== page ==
Again I wouldn't do it but if it works for you then good...the question will be how long of course.
    Last edited by Campag4life; 05-21-11 at 06:10 AM.

  4. #4
    Underwhelming MrTuner1970's Avatar
    Join Date
    Nov 2009
    Location
    Northeast Mississippi
    My Bikes
    Lynskey R330 Ti, Dean El Vado Ti, Trek 4300
    Posts
    1,263
    Mentioned
    0 Post(s)
    Tagged
    0 Thread(s)
    I wouldn't be too hopeful.

  5. #5
    Senior Member mvnsnd's Avatar
    Join Date
    Aug 2010
    Location
    WNY
    My Bikes
    old bikes
    Posts
    1,941
    Mentioned
    3 Post(s)
    Tagged
    1 Thread(s)
    You have that new axle and bearing kit on order. right?

    I do think you approached the repair in a good way, but I don't think it will last very long at all.

  6. #6
    Has coddling tendencies. KiddSisko's Avatar
    Join Date
    Jul 2005
    Location
    Topanga Canyon
    My Bikes
    2008 Blue RC8 w/ '09 Rival
    Posts
    8,015
    Mentioned
    0 Post(s)
    Tagged
    0 Thread(s)
    Such negative Nancys! For my test run, I climbed to the top of today's Tour of California stage on Mt Baldy. It totally worked and took out that nagging play between the left side mating surface of the crank axle and BB bearing inner ring. Here's a picture to illustrate. This is just before re-assembly, after the final trim and pre-sliding of the bearing. Look how much JB Weld remained after sliding the new bearing over it. Without that thin layer, the axle floated back and forth a tiny bit when pedaling hard. Felt like a hitch and sounded like a pop.

    "We understand what you are saying. I don't think you understand what you are saying." - umd

  7. #7
    Senior Member Homebrew01's Avatar
    Join Date
    Jul 2004
    Location
    Ffld Cnty Connecticut
    My Bikes
    Old Steelies I made, Old Cannondales
    Posts
    15,453
    Mentioned
    6 Post(s)
    Tagged
    1 Thread(s)
    Welcome to the "Break the Rules" Club.

    I've done several repairs & fixes that aren't supposed to work, but they do.
    Bikes: Old steel race bikes, old Cannondale race bikes, less old Cannondale race bike, crappy old mtn bike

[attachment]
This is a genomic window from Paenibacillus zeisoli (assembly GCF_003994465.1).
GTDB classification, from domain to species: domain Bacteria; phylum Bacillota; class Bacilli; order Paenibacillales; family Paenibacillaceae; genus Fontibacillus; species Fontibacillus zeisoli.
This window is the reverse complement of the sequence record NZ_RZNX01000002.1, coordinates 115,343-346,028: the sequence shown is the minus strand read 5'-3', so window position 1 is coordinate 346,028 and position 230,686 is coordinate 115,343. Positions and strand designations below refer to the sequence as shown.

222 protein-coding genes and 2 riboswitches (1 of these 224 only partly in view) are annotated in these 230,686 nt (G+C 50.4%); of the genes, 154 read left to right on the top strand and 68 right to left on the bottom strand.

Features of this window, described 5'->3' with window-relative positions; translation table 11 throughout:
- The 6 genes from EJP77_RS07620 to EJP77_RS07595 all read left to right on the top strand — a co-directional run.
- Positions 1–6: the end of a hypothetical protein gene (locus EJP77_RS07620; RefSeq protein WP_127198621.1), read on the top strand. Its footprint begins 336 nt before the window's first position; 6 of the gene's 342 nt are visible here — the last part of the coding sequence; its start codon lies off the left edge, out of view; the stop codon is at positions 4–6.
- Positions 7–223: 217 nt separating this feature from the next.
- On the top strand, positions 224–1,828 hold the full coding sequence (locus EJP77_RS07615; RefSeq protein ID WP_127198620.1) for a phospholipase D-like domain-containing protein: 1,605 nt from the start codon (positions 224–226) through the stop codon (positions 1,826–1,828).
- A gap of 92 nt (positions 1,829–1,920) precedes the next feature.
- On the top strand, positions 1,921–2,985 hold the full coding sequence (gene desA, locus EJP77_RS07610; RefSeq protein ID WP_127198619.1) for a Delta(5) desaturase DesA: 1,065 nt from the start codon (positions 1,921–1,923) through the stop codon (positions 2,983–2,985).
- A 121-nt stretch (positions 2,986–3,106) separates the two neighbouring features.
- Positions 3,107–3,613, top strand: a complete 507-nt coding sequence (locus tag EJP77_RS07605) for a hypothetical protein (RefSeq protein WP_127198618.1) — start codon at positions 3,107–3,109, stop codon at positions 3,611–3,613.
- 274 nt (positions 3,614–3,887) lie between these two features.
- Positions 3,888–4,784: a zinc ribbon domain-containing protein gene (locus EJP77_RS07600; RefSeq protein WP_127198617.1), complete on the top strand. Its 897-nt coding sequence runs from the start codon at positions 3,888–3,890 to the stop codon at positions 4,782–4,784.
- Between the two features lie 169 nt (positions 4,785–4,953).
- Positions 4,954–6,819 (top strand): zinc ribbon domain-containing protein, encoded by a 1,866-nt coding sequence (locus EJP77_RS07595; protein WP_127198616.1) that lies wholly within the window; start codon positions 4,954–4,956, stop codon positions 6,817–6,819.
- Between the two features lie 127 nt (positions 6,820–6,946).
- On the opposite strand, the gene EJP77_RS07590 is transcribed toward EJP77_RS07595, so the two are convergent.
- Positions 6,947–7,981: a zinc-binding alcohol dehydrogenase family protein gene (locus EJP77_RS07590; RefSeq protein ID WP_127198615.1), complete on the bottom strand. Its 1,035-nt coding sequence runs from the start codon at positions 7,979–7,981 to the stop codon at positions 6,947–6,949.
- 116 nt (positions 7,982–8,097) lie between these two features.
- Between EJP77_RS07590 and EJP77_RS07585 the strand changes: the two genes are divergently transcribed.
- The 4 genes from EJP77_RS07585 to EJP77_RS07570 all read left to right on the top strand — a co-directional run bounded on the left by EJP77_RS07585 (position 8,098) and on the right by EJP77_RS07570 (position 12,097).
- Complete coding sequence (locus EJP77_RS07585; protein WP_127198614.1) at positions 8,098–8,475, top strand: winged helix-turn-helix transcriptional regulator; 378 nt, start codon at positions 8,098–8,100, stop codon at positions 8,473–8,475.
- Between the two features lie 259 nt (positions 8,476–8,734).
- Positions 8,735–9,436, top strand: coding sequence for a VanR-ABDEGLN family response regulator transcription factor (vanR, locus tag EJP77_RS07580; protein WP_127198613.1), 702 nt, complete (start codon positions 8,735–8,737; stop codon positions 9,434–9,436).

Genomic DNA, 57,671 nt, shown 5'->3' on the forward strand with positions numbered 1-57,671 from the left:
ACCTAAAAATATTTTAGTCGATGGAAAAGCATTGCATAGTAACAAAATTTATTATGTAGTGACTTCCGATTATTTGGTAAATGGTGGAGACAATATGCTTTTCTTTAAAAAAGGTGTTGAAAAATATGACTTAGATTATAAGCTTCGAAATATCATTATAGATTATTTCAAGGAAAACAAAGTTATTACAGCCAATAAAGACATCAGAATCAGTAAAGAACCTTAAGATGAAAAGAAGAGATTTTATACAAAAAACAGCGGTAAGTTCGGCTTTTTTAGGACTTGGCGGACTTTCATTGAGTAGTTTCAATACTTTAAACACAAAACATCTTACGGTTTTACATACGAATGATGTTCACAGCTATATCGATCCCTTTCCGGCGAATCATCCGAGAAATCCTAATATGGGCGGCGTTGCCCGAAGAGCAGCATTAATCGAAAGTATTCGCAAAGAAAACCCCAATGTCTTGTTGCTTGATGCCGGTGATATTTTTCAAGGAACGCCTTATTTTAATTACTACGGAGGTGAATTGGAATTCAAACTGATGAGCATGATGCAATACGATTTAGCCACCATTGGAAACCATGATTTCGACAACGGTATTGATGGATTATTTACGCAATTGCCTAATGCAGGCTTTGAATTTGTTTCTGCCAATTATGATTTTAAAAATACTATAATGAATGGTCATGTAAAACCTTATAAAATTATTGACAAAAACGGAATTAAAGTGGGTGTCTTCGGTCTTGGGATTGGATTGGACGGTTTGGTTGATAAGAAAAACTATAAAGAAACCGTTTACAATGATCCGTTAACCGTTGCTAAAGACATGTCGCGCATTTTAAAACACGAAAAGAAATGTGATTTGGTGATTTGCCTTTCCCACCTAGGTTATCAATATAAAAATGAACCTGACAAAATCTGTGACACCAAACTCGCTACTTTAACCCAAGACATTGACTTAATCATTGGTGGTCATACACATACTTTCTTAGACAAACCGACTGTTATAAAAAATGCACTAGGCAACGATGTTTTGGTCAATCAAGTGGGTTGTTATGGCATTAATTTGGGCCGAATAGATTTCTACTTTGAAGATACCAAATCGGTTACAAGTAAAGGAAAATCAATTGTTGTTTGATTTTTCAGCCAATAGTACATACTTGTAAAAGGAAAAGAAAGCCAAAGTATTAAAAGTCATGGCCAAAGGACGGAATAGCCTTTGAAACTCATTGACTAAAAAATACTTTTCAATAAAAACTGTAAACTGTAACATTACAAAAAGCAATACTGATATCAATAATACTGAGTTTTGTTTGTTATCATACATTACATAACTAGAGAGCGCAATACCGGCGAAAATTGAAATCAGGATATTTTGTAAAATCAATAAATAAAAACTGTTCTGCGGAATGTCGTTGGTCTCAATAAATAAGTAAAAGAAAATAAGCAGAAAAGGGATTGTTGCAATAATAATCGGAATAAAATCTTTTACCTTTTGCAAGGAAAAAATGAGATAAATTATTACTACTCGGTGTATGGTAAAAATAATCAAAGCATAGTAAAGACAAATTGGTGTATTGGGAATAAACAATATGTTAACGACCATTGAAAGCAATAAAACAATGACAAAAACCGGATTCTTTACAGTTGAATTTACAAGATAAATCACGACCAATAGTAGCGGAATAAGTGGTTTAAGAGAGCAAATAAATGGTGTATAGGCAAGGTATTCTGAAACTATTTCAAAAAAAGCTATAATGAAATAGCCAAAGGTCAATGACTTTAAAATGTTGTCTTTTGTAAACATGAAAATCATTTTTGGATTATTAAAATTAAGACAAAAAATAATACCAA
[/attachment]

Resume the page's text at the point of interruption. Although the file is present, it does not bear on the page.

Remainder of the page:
8. #8
    Has coddling tendencies. KiddSisko's Avatar
    Join Date
    Jul 2005
    Location
    Topanga Canyon
    My Bikes
    2008 Blue RC8 w/ '09 Rival
    Posts
    8,015
    Mentioned
    0 Post(s)
    Tagged
    0 Thread(s)
    Here's the before shot. Looks fine, but it was quite worn from thousands of miles with lots of climbing. Hey, things wear. I just extended it's life.

    "We understand what you are saying. I don't think you understand what you are saying." - umd

  9. #9
    Senior Member ericm979's Avatar
    Join Date
    May 2007
    Location
    Santa Cruz Mountains
    Posts
    6,170
    Mentioned
    1 Post(s)
    Tagged
    0 Thread(s)
    Loctite 641 is made for that sort of thing.

  10. #10
    Has coddling tendencies. KiddSisko's Avatar
    Join Date
    Jul 2005
    Location
    Topanga Canyon
    My Bikes
    2008 Blue RC8 w/ '09 Rival
    Posts
    8,015
    Mentioned
    0 Post(s)
    Tagged
    0 Thread(s)
    Eric, does Loctite cure in a manner so you can work with it like with JB? The goal isn't to bond the bearing to the axle, especially that left side bearing, otherwise you can't remove the crank. The JB was used in this instance to fill the gap that caused the excess play.
    "We understand what you are saying. I don't think you understand what you are saying." - umd

Posting Permissions

  • You may not post new threads
  • You may not post replies
  • You may not post attachments
  • You may not edit your posts
  •